Life Settlements and the Duty to Disclose

(2 Minute Read)

Recently, attorney Jim Maxson published an article detailing an interesting court case in which the owner of a life insurance policy valued at $7 million determined the policy was no longer worthwhile to them. The monthly premiums were simply too high and the full amount of the policy didn’t justify the means.

When the policy owner inquired to the insurance carrier about ways to reduce their cost, the owner was given two options: 1) continue paying the premiums, or 2) surrender a portion of the policy to reduce the monthly premium. At no point did the insurance carrier suggest that the policy owner look into the life settlement market, where someone may have been willing to buy a portion of the policy, providing the owner with a lump sum.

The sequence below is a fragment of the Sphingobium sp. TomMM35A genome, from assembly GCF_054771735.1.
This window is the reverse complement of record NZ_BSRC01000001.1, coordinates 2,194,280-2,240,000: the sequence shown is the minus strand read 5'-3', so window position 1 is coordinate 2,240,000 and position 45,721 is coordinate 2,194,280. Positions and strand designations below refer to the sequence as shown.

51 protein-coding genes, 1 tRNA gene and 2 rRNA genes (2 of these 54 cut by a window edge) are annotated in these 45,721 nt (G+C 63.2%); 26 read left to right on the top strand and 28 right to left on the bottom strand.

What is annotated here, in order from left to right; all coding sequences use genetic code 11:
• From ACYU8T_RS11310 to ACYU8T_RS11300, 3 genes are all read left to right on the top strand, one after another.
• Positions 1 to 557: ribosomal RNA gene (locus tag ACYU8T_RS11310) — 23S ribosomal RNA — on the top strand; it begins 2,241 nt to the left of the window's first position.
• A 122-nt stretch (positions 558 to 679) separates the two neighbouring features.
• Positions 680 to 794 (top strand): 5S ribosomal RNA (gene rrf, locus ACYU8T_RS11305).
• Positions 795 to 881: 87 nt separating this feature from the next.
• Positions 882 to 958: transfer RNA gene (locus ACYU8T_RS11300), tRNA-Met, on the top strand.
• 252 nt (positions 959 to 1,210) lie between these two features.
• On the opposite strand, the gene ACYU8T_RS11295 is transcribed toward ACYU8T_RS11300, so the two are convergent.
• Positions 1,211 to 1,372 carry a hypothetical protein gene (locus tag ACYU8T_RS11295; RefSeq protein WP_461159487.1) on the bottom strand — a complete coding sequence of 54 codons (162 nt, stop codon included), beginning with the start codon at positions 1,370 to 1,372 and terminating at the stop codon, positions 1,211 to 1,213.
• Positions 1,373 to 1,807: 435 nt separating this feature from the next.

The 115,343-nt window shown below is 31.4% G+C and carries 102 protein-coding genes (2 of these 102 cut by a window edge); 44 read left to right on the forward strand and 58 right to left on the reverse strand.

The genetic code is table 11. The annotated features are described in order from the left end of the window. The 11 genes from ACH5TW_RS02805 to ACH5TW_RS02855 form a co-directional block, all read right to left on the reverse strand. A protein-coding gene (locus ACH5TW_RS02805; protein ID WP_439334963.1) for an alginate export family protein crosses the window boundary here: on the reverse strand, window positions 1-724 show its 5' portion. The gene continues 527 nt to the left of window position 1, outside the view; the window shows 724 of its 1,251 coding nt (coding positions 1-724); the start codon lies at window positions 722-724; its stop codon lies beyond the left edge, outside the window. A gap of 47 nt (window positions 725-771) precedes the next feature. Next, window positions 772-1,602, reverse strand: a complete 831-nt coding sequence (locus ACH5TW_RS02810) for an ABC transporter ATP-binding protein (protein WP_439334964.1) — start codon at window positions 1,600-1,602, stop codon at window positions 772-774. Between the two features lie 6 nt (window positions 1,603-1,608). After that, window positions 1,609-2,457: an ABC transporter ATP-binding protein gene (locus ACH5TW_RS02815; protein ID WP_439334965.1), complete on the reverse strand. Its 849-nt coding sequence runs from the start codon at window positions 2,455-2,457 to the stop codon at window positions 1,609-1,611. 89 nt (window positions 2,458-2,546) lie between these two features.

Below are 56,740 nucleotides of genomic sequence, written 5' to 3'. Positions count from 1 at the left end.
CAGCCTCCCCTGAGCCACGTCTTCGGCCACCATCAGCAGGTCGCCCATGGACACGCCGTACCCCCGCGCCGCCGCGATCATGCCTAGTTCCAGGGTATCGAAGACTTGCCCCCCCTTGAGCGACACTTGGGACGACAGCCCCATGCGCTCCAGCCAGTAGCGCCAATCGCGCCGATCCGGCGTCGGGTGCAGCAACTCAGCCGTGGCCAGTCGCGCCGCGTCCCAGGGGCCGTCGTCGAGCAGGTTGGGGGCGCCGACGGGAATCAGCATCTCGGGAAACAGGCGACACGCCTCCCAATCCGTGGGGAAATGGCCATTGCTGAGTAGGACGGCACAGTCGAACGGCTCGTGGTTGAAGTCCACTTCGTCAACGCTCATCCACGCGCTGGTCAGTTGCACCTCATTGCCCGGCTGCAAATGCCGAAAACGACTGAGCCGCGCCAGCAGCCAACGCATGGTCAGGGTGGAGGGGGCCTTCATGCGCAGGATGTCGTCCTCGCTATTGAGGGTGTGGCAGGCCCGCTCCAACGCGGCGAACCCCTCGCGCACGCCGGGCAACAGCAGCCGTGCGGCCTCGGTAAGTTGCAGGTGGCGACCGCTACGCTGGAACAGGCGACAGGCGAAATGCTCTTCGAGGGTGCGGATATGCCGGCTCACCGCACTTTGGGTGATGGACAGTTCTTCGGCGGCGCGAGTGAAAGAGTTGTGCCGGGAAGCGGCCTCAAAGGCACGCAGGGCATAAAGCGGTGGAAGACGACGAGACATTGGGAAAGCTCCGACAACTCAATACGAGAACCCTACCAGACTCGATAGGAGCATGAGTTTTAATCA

So the owner surrendered $5 million worth of the policy. But when the owner found out about the other option—the life settlement option—they filed a suit against the insurance carrier.

Ultimately, the court found that there was obvious monetary harm done to the policy owner because of the lack of disclosure from the insurance carrier.

Even though the life settlement market has been around for 20 years, most life insurance carriers still won’t acknowledge it as a viable option for seniors with policies that just don’t make sense for them anymore. As life settlements continue to become a more popular option, you can be sure that there will be more court cases like these.

Letting a policy lapse or surrendering it for practically nothing just doesn’t make sense while the life settlement market exists. If you or one of your clients has a policy they no longer need, a life settlement may be an option to ensure you still get worth from your policy. Complete our qualification calculator [external link] to see if it’s a viable option for you.

I would be happy to answer any questions you may have about this or any other life settlement topic. I can be reached at 888-849-0887 or llagrotte@lsa-llc.com.

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